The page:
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Marine Ecology Progress Series

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MEPS 285:129-135 (2005)  -  doi:10.3354/meps285129

Temperature affects respiration rate of Oithona similis

Claudia Castellani1,2,3,*, Carol Robinson2, Tania Smith2, Richard S. Lampitt1

1Southampton Oceanography Centre, European Way, Southampton SO14 3ZH, UK 2Plymouth Marine Laboratory, Prospect Place, Plymouth PL1 3DH, UK 3Present address: British Oceanographic Data Centre (BODC), Proudman Oceanographic Laboratory, 6 Brownlow Street, Liverpool L3 5DA, UK

ABSTRACT: Oithona spp. is considered the most abundant and ubiquitous copepod genus in the marine environment, often outnumbering calanoid copepods throughout the year. Previous studies have argued that one of the reasons for such success is that the respiration rate of Oithona spp. is insensitive to temperature changes and lower than in calanoids. However, comprehensive data on the thermal biology of this important copepod genus is lacking. In this study, the respiration rate of adult female O. similis from the English Channel, was measured over the temperature range 4 to 25°C. The respiration rate of O. similis changed exponentially with temperature (ln O2-rate = -3.59 + 0.114 T, df = 35, r2 = 0.85, p < 0.001, Q10 = 3.1) similar to that of other poikilotherms. Over the temperature range examined, O. similis basic metabolic cost varied from a minimum of ~1.4% body-C d-1 at 4°C to a maximum of 23% body-C d-1 at 25°C, corresponding to an energy demand of ~3% and 32% body-C d-1 respectively. The respiration rate of O. similis, from the present study, is ~8 times lower than that of a calanoid copepod of equivalent body weight estimated from published empirical metabolism-temperature data. We suggest that these differences in metabolic rates may account for the year-round persistence and higher abundances of Oithona spp. over calanoid copepods, particularly in oceanic and oligotrophic environments where food resources may be limiting for calanoid copepods.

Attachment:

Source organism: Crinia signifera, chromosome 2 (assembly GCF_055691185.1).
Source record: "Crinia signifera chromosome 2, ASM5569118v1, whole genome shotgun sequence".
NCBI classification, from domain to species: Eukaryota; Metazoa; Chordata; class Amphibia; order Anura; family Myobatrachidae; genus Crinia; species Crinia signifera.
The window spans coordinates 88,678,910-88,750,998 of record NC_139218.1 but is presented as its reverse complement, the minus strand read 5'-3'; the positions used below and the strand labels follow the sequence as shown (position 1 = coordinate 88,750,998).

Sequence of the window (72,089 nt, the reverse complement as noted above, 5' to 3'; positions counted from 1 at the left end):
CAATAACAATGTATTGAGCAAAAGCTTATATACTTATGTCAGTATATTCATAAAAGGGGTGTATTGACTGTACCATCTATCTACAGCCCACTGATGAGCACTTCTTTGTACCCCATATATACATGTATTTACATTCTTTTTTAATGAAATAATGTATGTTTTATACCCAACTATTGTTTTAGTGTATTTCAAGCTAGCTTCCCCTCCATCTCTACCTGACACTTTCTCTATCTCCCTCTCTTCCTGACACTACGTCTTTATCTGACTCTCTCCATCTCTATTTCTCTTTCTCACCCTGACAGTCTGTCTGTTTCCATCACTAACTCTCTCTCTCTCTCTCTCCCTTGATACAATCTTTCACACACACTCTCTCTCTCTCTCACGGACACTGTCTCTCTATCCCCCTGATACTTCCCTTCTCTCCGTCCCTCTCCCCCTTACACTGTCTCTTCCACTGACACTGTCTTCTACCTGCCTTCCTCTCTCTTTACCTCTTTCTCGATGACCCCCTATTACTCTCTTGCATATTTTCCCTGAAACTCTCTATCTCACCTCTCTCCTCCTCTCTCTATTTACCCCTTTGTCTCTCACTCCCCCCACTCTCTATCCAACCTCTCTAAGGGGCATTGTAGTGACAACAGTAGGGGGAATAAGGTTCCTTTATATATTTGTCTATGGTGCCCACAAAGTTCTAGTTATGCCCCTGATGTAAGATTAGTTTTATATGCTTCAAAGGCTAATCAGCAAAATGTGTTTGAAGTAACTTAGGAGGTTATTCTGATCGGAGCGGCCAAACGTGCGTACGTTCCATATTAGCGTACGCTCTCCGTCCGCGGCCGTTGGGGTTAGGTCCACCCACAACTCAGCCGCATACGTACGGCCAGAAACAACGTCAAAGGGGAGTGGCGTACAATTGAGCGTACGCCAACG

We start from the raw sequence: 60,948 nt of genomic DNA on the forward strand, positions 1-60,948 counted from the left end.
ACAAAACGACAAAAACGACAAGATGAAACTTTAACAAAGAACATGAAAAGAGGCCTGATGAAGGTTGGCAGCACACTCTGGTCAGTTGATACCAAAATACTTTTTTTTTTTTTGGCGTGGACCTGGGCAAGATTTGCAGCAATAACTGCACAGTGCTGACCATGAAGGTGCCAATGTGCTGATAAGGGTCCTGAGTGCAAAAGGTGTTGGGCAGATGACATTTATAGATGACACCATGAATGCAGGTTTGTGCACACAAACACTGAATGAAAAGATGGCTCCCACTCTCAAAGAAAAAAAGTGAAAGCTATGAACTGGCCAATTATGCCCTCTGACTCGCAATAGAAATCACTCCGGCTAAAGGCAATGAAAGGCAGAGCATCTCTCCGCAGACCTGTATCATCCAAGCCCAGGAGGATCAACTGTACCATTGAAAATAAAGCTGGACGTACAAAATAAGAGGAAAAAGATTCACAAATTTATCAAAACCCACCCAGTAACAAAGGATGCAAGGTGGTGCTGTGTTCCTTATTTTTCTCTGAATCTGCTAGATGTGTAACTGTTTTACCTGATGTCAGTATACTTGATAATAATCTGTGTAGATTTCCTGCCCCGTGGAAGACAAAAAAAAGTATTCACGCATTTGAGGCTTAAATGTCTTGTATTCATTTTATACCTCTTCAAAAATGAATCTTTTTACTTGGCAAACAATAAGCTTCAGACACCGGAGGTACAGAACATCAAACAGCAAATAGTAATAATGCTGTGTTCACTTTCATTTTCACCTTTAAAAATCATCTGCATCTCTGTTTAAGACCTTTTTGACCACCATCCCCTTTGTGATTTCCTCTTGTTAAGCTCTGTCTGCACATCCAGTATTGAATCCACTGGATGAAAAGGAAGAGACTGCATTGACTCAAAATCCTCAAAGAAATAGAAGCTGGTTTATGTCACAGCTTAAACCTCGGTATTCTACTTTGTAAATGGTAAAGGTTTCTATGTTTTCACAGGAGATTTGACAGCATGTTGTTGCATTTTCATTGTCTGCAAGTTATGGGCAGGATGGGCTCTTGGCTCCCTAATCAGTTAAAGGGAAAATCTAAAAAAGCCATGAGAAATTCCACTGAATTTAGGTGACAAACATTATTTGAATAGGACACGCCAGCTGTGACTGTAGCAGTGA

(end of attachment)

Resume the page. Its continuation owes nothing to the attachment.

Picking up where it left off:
KEY WORDS: Oithona similis · Respiration rate · Temperature · Cyclopoid · Calanoid · Energy demand

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